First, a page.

The New York State Department of Environmental Conservation (DEC) Hunting & Trapping Newsletter brings news of a veteran spring turkey hunter from New York that bagged a bird with rare triple spurs
This spring, retired DEC biologist and avid turkey hunter Bill Hollister knew he had found something rare after he bagged a gobbler in Columbia County. Once he had the bird in hand, he saw that it had three spurs on each leg!
In general, most gobblers have spurs and the length of the spurs is an indication of a bird’s age. On rare occasions, a gobbler will fail to develop one or both spurs and even more rare still, is a gobbler with two spurs on a leg. A bird with triple spurs is almost unheard of.
Over the past decade, DEC staff have examined thousands of legs from turkeys killed by hunters in the fall and have seen missing spurs and double spurs, but never a triple spur.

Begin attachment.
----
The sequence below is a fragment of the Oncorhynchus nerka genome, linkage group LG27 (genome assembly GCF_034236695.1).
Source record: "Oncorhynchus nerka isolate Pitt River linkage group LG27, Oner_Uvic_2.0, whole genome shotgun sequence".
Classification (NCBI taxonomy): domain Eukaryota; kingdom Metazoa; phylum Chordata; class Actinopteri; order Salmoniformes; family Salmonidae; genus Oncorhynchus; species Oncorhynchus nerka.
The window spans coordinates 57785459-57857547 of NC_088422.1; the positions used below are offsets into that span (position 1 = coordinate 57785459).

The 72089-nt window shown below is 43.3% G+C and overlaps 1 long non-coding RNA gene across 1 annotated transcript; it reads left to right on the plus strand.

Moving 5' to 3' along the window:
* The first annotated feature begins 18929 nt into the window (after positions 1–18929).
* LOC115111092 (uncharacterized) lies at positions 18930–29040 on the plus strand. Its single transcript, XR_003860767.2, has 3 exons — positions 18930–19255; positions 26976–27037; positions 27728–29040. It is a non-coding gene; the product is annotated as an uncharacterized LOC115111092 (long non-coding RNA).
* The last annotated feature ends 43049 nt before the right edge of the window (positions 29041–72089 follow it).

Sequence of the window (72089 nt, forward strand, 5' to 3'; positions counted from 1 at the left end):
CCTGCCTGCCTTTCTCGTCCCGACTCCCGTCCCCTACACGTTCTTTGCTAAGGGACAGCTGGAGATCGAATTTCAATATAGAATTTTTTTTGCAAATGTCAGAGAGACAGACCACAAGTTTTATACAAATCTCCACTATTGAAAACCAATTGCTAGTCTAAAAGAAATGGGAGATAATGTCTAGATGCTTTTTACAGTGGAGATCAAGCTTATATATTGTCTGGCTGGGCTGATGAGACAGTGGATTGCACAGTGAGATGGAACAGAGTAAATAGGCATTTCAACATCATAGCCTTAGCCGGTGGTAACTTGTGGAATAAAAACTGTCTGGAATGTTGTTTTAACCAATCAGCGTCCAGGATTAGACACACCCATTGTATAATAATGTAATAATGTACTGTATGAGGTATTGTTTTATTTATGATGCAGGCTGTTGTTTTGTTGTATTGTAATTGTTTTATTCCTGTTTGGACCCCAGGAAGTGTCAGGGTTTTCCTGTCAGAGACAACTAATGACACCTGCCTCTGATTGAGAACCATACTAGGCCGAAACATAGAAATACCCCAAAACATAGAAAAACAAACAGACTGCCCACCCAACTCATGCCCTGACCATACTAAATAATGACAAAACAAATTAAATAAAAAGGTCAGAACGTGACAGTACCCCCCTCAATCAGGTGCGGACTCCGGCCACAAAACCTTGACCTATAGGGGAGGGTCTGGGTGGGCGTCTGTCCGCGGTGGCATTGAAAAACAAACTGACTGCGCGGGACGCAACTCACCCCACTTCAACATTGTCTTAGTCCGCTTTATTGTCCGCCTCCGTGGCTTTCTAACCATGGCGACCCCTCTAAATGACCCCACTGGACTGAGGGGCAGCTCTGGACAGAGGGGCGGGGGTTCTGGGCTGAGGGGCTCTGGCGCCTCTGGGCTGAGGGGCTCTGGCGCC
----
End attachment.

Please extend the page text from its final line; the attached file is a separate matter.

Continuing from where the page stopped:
From the Mississippi Department of Wildlife, Fisheries, and Parks: “Mature gobblers without spurs, or with only one spur, comprise less than two percent of the total harvest. It is more common for gobblers to be missing a spur on only one leg than to not have any spurs. Another abnormality is when gobblers have multiple spurs.
According to Lovett Williams, a renowned turkey biologist in Florida, less than two dozen gobblers with double spurs have been reported.
There are only two reports of birds with triple spurs – one of which is from Mississippi.”
A triple spur is quite the find!
For more New York hunting news, visit https://www.dec.ny.gov/.